Dawn, xx

penny1956 profile image
penny1956 in reply to patch33

Thank you for your kind words .

That sounds stressful I would do some relaxation like deep breathing and listen to a guided relaxation. Take a long walk. Try and arrange a day to yourself.

Hi penny1956!

Remember that the main caregiver jobs and occupations grow along with age and the disease progression. Without significant help it is very difficult to carry out all these activities without suffering a severe wear-down.

Rest and sleep well is essential. Combat stress, too.

On the first years of the disease, the patient resists losing their autonomy trying movements and exercises that are increasingly difficult and logically increase the risk of falls and damage. The patient often discharges his/her frustration and complaints about the primary caregiver. It is a very hard and discouraging situation but it must be overcome. It is one more symptom. Also it is exhausting being on call 24 hours a day 7 days a week.

From our experience and also from my group of caregivers, it is essential to find efficient help that allows areas of freedom and leisure as well as vacation periods for the caregivers, far away from the PSP problems. At least ten days of holiday each six months are essential, supposed an effective and intense help with trained personnel throughout all the year.

As Bill F said: “As we look back on where we are, we have a wonderful support team of medical professionals, fitness trainers, church folks, nonprofit groups, friends/neighbors, paid caregivers, family members. It's absolutely amazing. Start now to build your team. You will need them, and they'll all want to help.”

As say JEN2017 “nobody could/should go through this hard disease alone. Especially the caregiver”.

Someone in the community of caregivers once wrote “it is not my job to care for my loved one; it is my job to find the best care for my loved one”.

There is always the possibility for the caregiver of losing patience, or not having enough hands for the task at hand. It is then when he attacks the feeling of guilt, unfairly. Be careful.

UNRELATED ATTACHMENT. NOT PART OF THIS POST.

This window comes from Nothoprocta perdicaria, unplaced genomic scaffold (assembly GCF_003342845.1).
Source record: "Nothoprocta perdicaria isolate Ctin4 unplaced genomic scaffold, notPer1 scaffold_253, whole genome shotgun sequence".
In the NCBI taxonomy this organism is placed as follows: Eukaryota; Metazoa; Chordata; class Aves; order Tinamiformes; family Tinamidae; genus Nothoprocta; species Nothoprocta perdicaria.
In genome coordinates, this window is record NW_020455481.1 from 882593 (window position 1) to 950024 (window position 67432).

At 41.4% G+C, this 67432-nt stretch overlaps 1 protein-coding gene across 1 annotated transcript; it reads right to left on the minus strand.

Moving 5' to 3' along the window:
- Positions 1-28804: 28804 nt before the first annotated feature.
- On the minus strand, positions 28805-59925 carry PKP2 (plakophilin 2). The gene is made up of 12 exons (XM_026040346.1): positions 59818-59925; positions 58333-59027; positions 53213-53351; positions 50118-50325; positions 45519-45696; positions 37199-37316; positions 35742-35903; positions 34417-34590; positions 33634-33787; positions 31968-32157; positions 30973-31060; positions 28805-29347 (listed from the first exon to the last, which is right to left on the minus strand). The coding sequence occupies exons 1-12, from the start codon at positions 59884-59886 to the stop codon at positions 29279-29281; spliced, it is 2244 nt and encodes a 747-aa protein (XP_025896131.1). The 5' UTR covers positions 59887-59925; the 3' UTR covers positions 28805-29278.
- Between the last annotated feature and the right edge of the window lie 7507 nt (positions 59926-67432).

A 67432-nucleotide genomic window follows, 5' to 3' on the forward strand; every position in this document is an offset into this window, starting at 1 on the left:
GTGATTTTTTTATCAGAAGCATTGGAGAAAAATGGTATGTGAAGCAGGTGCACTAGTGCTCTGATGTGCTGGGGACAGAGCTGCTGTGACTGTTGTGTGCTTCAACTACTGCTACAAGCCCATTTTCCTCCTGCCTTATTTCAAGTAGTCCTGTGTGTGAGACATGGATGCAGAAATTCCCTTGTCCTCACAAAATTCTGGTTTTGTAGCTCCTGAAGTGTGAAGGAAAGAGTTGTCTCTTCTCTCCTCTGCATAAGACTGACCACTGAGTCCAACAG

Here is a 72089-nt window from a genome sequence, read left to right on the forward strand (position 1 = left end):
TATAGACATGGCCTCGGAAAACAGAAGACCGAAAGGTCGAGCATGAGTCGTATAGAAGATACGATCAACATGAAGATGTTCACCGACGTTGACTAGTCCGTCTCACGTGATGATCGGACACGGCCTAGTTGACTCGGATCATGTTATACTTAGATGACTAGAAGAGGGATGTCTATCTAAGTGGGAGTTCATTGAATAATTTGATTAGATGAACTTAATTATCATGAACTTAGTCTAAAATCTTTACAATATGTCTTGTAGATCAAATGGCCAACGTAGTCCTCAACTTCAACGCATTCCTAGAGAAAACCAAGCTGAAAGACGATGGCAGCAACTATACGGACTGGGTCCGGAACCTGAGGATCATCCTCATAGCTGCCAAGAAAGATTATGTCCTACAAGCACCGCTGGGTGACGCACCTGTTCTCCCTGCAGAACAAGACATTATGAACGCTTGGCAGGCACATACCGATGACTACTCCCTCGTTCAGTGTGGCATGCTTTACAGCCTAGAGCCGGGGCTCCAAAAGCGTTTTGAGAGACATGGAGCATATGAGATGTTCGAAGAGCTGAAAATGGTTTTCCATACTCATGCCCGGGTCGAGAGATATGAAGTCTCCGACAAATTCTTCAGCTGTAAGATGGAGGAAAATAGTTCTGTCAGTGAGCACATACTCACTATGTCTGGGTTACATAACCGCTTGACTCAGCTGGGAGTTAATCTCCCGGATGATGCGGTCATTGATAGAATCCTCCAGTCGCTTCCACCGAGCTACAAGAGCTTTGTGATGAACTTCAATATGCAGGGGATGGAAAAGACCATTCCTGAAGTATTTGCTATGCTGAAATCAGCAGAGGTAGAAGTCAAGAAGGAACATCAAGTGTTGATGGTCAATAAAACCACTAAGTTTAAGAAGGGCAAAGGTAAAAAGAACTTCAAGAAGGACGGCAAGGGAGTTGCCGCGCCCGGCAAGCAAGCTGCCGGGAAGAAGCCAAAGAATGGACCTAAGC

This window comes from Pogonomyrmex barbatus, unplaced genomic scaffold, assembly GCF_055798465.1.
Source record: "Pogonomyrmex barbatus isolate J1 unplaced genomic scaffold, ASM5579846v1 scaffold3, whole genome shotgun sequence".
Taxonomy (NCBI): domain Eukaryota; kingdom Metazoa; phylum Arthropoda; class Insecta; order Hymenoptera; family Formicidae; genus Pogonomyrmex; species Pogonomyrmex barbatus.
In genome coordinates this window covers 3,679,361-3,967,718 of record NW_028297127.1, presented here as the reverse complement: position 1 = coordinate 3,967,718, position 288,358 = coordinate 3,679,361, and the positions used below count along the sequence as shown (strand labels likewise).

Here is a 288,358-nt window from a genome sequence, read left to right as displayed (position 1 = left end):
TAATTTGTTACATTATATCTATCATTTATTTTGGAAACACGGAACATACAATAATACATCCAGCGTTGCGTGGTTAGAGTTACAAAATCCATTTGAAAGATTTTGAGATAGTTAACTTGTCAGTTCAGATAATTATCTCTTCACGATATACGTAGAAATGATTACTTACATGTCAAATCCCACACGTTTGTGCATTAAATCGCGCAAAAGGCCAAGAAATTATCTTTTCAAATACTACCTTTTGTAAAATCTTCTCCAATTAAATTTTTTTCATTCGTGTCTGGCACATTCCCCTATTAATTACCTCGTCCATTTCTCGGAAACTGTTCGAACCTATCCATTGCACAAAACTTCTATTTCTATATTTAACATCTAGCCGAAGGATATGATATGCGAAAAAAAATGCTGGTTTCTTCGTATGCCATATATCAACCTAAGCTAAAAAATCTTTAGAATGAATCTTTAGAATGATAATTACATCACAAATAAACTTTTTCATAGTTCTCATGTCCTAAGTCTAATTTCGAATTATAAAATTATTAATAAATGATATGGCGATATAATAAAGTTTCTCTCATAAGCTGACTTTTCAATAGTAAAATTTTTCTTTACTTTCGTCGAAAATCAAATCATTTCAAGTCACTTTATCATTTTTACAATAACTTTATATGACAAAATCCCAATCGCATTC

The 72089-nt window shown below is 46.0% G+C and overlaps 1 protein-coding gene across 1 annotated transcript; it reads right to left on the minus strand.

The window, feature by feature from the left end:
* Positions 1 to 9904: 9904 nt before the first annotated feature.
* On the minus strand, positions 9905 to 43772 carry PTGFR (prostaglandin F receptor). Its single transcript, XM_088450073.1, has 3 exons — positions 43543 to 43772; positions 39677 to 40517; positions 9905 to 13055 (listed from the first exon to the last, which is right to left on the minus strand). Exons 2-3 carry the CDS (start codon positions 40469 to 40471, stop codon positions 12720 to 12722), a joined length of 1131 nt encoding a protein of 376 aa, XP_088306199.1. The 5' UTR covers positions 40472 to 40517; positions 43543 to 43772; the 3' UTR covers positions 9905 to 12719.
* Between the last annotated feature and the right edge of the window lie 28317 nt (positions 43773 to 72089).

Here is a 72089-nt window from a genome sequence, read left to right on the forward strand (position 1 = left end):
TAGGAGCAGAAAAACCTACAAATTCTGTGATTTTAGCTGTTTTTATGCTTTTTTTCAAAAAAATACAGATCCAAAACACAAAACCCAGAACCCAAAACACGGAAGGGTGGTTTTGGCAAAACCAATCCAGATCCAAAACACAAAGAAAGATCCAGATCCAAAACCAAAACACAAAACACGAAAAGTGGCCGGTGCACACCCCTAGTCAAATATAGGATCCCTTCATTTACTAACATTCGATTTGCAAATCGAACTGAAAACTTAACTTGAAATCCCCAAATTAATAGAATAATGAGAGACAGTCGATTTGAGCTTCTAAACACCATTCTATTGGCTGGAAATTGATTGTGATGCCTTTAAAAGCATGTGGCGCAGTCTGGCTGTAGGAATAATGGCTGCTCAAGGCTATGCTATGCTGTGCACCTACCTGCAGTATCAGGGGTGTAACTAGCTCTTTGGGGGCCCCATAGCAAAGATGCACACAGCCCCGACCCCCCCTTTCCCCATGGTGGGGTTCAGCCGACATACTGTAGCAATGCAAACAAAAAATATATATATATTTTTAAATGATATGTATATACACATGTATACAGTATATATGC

No one will understand you unless they have been through such an experience. There is always the feeling that you could do better and always keep your nerves under control. We are not perfect and whoever does everything he can is not obliged to do more.

Do not exert yourself. You risk serious injury. Preferably ask for help.

Hug and luck.

Luis

Luis, I have begged for help but just so expensive. I haven't had a day off in 3 years. I am exhausted and feel my health is now being affected.

Hi mjtogether!

Do not exert yourself. You risk serious injury.

“it is not your job to care for your loved one; your job is to find the best care for your loved one”.I have read your post. Perhaps is time to look for a nursing home.

Hug and luck.

Luis

I have looked and looked but nursing homes are so expensive. Financial help or assistance is non-existent. I am open to any suggestions or avenues for help.

Hi, don’t beat yourself up, I would have done exactly the same, with lots of unladylike words attached. We are all human with tempers that snap at times. I only ask one question, since when was it illegal to shout at your husband? I rest my case.!!!

Sending big hug and much love

Lots of love

Anne

Penny, I am so sorry, it is a part of the disease. It is very painful, and it probably will happen again. It is caused by frustration on his part, but no less hurtful to you. The PSP victim has lost every bit of control over his life and is angry. The only person he can take it out on is you, his caregiver and wife. I remember leaving the room in tears more than once. Just try to remember it is the disease not your husband.

It is a difficult and demanding situation that family members who visit now and then are unable to comprehend how draining the main carer giver's role can be. You need to access as much help as possible. Have you and your husband had recent assessment of both of your need. After many such assessments I now have 6 carers who help with my wife's care and wellbeing.